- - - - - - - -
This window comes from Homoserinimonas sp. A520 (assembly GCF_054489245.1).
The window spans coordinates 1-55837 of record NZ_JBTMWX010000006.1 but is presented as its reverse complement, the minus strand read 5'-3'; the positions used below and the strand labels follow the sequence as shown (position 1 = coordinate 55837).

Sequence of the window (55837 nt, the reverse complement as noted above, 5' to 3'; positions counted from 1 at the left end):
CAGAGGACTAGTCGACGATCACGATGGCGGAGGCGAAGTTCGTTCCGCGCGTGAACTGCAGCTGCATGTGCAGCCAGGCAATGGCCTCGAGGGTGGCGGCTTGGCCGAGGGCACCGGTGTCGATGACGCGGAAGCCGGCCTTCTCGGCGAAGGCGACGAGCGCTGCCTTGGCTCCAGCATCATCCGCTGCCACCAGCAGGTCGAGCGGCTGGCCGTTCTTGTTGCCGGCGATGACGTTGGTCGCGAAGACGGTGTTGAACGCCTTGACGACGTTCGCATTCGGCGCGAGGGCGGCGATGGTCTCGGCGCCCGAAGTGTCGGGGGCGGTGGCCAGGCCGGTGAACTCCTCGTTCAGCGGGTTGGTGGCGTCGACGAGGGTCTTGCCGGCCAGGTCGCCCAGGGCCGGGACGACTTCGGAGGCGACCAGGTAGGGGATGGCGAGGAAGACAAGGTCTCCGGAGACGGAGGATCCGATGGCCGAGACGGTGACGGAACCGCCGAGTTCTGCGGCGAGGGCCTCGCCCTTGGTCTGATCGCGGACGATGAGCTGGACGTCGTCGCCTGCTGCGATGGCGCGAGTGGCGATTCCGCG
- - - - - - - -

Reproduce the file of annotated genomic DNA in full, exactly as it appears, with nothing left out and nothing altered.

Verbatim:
This window comes from Homoserinimonas sp. A520 (assembly GCF_054489245.1).
The window spans coordinates 1-55837 of record NZ_JBTMWX010000006.1 but is presented as its reverse complement, the minus strand read 5'-3'; the positions used below and the strand labels follow the sequence as shown (position 1 = coordinate 55837).

Sequence of the window (55837 nt, the reverse complement as noted above, 5' to 3'; positions counted from 1 at the left end):
CAGAGGACTAGTCGACGATCACGATGGCGGAGGCGAAGTTCGTTCCGCGCGTGAACTGCAGCTGCATGTGCAGCCAGGCAATGGCCTCGAGGGTGGCGGCTTGGCCGAGGGCACCGGTGTCGATGACGCGGAAGCCGGCCTTCTCGGCGAAGGCGACGAGCGCTGCCTTGGCTCCAGCATCATCCGCTGCCACCAGCAGGTCGAGCGGCTGGCCGTTCTTGTTGCCGGCGATGACGTTGGTCGCGAAGACGGTGTTGAACGCCTTGACGACGTTCGCATTCGGCGCGAGGGCGGCGATGGTCTCGGCGCCCGAAGTGTCGGGGGCGGTGGCCAGGCCGGTGAACTCCTCGTTCAGCGGGTTGGTGGCGTCGACGAGGGTCTTGCCGGCCAGGTCGCCCAGGGCCGGGACGACTTCGGAGGCGACCAGGTAGGGGATGGCGAGGAAGACAAGGTCTCCGGAGACGGAGGATCCGATGGCCGAGACGGTGACGGAACCGCCGAGTTCTGCGGCGAGGGCCTCGCCCTTGGTCTGATCGCGGACGATGAGCTGGACGTCGTCGCCTGCTGCGATGGCGCGAGTGGCGATTCCGCG